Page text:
You may have experienced it – the relaxing feeling after a good run. The experience is usually attributed to an outbreak of endorphins released during exercise. But is it an endorphin rush you feel or something else?
What happens to your body and brain during a run
When you start to run, your body goes through a transition: Your breathing may become heavy, and you may notice that your heart rate becomes faster when your heart pumps more challenging to move oxygen-rich blood to your muscles and brain.
When you walk or run, your body releases hormones called endorphins. After intense training, these chemicals are behind “a runner’s high,” a short-lived, euphoric state. Studies have revealed that runner’s high is quite rare, and most athletes have never experienced it. Many distance runners feel exhausted or even nauseous at the end of a long run, not happy.
Although endorphins help prevent muscles from feeling pain, it is unlikely to contribute to a euphoric feeling or any mood swings at all. Research shows that endorphins do not cross the blood-brain barrier.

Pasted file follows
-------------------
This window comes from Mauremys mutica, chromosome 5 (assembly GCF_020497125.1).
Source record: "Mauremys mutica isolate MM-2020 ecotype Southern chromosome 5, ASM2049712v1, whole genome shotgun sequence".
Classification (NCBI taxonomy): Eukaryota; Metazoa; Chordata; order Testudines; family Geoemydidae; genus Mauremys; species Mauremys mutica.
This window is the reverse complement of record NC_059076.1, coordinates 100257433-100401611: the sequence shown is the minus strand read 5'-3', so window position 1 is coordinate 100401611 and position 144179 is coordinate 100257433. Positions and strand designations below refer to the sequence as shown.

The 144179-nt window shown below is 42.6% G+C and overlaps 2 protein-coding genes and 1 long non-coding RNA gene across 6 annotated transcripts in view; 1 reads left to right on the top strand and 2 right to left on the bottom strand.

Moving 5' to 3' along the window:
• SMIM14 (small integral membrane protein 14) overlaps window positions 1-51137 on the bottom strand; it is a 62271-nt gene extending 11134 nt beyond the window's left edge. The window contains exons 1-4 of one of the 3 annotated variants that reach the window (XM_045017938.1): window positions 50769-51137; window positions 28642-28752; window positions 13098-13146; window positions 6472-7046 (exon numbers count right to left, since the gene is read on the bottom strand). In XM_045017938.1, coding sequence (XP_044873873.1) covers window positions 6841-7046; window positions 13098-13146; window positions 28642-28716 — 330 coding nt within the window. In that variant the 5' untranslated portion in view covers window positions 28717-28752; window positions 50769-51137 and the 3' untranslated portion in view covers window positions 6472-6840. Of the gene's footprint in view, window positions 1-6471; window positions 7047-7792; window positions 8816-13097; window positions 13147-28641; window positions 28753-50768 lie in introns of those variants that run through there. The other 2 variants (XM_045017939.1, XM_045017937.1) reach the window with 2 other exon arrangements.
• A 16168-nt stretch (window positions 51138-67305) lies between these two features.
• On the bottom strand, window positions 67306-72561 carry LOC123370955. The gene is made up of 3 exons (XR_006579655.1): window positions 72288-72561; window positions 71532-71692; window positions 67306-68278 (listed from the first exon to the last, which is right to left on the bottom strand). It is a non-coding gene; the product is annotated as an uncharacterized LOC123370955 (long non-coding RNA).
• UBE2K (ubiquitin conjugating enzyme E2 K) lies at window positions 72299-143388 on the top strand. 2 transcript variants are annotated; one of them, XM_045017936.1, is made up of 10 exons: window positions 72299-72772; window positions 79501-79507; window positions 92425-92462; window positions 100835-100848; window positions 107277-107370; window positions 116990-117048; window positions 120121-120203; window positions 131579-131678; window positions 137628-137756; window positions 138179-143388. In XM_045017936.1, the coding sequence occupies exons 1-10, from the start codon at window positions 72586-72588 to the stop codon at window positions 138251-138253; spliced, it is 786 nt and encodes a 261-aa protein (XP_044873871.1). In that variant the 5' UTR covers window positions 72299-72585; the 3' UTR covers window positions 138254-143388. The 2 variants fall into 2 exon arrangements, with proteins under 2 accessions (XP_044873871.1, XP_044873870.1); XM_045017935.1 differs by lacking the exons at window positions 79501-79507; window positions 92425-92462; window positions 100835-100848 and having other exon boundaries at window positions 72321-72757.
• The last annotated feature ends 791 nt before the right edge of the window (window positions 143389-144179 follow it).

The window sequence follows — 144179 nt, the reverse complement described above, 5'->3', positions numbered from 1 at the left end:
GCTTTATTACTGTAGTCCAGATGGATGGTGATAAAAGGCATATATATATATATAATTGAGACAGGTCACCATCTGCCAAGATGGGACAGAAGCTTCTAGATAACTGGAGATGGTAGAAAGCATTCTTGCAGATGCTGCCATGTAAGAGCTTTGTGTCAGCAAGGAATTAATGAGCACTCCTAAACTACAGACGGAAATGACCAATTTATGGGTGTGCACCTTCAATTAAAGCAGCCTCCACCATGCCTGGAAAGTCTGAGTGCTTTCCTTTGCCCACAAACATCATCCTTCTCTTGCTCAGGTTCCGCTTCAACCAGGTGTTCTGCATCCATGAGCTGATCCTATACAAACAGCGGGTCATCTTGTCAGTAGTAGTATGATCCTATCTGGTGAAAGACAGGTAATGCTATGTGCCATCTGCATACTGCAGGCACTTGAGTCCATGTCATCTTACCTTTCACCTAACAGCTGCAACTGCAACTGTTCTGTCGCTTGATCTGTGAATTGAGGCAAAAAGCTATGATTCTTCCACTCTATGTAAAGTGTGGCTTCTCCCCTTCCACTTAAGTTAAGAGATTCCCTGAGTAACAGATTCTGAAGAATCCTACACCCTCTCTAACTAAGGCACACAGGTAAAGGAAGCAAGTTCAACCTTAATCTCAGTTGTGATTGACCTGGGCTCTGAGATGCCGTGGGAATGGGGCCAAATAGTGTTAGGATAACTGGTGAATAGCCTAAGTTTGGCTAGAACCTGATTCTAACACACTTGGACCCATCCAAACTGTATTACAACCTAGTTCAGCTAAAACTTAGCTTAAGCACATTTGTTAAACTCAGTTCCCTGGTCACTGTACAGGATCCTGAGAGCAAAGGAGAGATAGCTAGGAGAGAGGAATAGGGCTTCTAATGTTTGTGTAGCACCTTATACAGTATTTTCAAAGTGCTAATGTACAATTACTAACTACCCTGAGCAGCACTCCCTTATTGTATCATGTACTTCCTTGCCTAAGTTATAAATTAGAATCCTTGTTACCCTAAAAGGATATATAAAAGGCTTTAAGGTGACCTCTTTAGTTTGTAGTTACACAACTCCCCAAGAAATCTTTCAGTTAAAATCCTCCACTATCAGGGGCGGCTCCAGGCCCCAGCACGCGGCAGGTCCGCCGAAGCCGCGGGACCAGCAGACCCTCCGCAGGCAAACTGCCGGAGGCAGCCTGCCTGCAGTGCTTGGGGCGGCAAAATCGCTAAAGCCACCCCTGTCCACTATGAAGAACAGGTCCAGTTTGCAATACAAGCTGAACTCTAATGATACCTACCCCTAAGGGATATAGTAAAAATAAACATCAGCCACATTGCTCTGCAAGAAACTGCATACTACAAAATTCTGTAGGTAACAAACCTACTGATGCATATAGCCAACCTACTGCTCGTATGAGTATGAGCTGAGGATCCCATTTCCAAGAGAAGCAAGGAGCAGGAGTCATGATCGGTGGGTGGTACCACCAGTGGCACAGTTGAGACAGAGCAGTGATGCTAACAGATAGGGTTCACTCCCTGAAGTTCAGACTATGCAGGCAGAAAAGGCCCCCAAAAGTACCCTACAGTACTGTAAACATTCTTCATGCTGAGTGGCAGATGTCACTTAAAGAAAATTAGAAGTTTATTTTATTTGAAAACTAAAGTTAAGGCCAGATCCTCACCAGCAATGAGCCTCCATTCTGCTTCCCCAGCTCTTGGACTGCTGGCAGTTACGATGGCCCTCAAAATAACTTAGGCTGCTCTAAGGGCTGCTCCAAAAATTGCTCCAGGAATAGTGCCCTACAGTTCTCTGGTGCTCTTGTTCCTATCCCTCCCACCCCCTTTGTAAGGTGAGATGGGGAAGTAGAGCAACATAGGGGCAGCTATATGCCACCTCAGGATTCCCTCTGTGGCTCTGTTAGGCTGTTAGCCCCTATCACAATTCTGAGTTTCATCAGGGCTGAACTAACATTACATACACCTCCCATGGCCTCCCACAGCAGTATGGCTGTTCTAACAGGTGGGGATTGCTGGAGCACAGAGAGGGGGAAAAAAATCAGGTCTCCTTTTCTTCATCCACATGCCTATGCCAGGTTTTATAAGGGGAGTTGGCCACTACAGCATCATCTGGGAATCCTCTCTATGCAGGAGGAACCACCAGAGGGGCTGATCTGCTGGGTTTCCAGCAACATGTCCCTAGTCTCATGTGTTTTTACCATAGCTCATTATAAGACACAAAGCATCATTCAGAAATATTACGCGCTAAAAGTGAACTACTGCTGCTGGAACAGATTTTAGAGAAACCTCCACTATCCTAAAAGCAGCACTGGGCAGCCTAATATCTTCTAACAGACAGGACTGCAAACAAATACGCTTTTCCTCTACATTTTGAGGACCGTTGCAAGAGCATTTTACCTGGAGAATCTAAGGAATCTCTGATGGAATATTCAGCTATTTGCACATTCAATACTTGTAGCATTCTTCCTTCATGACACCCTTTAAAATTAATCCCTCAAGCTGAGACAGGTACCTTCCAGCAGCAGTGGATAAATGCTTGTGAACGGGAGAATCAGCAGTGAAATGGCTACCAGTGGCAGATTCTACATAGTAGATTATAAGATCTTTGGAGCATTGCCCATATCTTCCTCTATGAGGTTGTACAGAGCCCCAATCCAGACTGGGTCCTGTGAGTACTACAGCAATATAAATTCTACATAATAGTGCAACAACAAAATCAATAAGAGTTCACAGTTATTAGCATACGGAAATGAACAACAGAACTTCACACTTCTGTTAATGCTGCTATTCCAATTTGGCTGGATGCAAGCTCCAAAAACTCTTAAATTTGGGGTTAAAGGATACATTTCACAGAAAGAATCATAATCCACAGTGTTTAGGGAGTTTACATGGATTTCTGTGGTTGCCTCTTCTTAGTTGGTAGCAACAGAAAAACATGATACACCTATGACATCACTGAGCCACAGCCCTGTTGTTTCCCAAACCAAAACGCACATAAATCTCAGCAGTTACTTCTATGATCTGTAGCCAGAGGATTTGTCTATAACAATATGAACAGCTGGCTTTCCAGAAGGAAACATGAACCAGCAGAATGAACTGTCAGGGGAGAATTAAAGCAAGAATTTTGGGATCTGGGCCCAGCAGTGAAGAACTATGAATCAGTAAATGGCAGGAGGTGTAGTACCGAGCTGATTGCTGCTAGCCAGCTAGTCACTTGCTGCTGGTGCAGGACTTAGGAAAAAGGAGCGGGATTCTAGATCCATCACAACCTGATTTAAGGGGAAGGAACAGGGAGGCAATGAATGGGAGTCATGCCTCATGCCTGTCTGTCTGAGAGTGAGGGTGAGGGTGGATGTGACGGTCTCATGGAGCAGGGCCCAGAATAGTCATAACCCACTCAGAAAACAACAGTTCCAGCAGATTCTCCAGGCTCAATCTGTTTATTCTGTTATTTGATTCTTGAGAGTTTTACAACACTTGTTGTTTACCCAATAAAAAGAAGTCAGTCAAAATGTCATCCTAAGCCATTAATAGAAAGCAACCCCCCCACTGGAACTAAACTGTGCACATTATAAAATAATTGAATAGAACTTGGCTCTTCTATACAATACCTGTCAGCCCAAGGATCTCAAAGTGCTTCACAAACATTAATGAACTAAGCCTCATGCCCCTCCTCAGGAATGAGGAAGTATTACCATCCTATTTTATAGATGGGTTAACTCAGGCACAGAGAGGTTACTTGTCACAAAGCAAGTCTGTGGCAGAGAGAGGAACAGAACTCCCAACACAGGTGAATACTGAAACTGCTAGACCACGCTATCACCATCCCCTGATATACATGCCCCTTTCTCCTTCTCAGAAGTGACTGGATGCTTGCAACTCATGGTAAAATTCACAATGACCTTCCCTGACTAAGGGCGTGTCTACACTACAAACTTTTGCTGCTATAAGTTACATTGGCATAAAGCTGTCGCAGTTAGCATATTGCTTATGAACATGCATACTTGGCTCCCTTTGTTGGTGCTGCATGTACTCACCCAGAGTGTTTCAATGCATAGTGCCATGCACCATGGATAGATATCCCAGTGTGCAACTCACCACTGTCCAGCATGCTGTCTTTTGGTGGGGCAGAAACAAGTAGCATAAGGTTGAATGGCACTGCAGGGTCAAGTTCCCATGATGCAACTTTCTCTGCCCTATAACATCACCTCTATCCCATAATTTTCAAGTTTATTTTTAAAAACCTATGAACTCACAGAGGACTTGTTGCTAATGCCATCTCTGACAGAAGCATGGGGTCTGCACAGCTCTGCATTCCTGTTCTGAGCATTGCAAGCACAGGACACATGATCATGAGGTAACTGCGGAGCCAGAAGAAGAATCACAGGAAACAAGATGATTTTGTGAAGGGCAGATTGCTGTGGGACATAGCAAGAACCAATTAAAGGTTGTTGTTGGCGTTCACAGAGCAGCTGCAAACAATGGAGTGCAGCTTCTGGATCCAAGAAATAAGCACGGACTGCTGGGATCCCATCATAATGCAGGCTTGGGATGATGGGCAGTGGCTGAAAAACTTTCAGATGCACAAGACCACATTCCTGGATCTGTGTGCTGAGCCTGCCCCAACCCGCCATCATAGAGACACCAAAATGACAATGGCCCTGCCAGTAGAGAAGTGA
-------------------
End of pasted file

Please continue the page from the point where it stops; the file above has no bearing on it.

Exercise increases the level of endocannabinoids. The relaxed feeling after a run can be due to substances similar to cannabis but produced naturally by the body. Unlike endorphins, endocannabinoids can move quickly through the cellular barrier separating blood flow from the brain. These mood-enhancing neuromodulators promote short-term psychoactive effects such as reduced anxiety and a sense of calm.
Long-term mental benefits of exercise
The mental benefits do not stop when you finish the run – regular cardiovascular exercise can grow new blood vessels to nourish the brain. Exercise can also produce new brain cells in specific places through neurogenesis, leading to an overall improvement in brain performance.
The hippocampus increases the volume of the brain of regular trainers. Exercise has a dramatic antidepressant effect. It dulls the brain’s response to physical and emotional stress. Other mental benefits include:
- Improved working memory and focus
- Better ability to change tasks
- High spirits
By making running or jogging (or aerobic exercise) a regular part of your routine, you can earn more than just physical gains over time. Regular exercise is the best thing you can do to slow down the cognitive decline that comes with normal aging.